The battered white Mercedes van turns off the highway and enters a small, shabby industrial estate outside the small southern Dutch town of Eindhoven. A grand piano stands on waste ground in front of a lock-up unit. A blowtorch and a jerry-can of petrol lie ready.

These four Swedish designers are called Defyra.

To anyone who wants to be a guerilla designer the message is get yourself an orange reflective jacket. They’re the perfect camouflage for the battle zone of the urban environment. Enemy territory is occupied by local authority planners, property developers, utility companies and people with clipboards. Operating legitimately is a battle for permits and permissions. To blend in, you need to look official.

Lacaton & Vassal are in a chilly London to open an exhibition but Jean-Philippe Vassal’s thoughts are of the Sahara. “When you are on a beautiful carpet placed directly on the sand, with maybe some beautiful women, drinking some tea and with some very nice music, it’s really luxurious.” Vassal is one half of the French practice whose ideas of luxury and economy are creating a new value system for architecture.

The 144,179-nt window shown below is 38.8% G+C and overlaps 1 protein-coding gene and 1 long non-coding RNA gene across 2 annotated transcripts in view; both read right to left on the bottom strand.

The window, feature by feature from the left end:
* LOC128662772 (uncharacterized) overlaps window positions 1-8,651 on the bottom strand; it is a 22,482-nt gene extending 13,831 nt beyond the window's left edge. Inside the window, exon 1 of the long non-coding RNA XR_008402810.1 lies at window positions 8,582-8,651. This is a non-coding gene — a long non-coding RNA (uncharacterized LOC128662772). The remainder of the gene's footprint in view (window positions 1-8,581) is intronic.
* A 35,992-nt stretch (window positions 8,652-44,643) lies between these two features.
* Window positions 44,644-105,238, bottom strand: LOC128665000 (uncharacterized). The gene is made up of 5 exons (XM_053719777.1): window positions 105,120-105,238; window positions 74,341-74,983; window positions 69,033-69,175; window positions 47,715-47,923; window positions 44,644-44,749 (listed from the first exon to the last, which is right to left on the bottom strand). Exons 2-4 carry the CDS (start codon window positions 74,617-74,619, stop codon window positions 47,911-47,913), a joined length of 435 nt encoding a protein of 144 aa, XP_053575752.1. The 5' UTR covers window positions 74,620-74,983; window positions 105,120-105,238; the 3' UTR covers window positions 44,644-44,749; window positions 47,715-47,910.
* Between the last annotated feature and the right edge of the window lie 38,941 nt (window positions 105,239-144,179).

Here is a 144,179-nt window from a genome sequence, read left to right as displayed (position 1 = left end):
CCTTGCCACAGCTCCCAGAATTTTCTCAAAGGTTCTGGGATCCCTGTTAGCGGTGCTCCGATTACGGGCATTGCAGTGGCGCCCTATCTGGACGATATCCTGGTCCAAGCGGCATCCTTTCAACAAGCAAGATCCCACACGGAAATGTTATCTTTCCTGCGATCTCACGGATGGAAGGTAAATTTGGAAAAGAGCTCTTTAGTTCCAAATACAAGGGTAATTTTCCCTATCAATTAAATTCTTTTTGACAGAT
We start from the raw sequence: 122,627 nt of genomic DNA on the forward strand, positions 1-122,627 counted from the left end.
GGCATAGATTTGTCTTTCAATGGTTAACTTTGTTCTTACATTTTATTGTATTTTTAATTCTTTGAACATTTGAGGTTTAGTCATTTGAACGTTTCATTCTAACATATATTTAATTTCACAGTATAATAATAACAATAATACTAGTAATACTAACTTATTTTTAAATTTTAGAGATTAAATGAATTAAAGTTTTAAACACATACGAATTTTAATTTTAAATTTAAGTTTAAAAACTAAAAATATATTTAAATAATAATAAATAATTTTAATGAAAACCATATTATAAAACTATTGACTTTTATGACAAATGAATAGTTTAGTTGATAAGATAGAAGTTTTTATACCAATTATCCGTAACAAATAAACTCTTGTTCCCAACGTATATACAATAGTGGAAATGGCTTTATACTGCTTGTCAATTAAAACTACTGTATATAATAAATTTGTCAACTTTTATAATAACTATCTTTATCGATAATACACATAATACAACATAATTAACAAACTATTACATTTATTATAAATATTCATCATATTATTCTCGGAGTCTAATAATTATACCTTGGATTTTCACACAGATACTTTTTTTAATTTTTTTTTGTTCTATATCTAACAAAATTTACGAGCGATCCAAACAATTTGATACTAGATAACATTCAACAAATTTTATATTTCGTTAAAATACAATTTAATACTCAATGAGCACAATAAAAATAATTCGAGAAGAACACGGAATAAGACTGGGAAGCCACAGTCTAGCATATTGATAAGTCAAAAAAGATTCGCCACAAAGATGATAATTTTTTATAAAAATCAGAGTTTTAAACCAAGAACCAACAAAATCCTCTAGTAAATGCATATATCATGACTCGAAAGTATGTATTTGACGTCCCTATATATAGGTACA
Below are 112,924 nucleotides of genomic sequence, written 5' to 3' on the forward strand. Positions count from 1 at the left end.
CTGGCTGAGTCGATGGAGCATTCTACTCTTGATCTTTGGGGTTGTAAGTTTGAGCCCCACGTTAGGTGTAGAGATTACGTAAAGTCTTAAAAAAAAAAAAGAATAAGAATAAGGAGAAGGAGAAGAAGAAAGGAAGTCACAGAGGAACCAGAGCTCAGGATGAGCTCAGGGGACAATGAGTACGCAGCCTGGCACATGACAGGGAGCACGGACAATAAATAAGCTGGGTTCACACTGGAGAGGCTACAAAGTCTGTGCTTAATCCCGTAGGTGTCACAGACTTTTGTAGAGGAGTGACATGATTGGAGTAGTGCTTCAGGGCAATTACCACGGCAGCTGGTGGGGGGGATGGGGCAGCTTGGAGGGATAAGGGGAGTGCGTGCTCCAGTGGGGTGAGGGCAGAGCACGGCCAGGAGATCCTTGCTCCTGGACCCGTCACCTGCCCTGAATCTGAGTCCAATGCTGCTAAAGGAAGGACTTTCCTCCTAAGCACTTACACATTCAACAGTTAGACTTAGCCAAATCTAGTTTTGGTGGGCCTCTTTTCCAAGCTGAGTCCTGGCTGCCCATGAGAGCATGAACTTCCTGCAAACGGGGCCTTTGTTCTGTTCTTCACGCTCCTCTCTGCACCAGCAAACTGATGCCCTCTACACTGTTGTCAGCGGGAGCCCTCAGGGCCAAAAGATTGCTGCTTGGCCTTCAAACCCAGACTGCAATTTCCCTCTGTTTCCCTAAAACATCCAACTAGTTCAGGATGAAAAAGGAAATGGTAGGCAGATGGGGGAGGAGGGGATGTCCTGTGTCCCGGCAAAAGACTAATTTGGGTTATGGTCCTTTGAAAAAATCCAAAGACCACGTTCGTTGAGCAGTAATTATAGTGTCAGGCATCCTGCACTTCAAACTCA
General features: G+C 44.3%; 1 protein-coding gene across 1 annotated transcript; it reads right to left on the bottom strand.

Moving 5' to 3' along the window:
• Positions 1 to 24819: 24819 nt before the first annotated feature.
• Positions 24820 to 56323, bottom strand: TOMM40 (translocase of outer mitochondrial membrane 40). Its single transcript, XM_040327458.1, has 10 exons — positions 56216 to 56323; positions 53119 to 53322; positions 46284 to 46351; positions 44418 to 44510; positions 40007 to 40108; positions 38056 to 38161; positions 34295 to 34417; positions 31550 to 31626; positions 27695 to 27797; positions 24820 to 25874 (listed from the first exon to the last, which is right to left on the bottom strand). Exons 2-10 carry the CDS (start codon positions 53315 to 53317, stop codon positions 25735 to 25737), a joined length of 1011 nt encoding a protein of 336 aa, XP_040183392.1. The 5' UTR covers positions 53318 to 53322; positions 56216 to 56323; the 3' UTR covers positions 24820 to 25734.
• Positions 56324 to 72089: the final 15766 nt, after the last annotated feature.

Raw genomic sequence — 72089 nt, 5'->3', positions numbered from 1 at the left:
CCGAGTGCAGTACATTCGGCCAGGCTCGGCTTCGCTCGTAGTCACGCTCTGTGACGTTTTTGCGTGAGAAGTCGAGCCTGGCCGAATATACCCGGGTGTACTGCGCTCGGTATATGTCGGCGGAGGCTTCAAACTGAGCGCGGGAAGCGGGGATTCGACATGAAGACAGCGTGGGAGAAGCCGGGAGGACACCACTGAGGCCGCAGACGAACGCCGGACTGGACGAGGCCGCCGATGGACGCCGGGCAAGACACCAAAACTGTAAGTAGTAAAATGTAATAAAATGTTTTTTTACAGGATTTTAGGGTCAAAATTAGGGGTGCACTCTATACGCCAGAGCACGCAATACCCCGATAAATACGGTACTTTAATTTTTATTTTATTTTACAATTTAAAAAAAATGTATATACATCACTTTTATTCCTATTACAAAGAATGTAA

Sir Christopher Frayling is Rector of the Royal College of Art, London. When we asked him to contribute to the “what is design?” debate in our last issue, he invited us into his messy office and gave us a potted history of what the word design has meant over the years.
Modernist design classics are the sidekicks to Pixar’s family of superheroes in a film glowing with nostalgia for yesterday’s future. We explore a strangely seamless retro world.
The 21st Century Museum of Contemporary Art in Kanazawa, Japan, does not look like a building responding to a crisis.

Moma was once the world’s greatest laboratory of modern art. Now it is merely its greatest repository.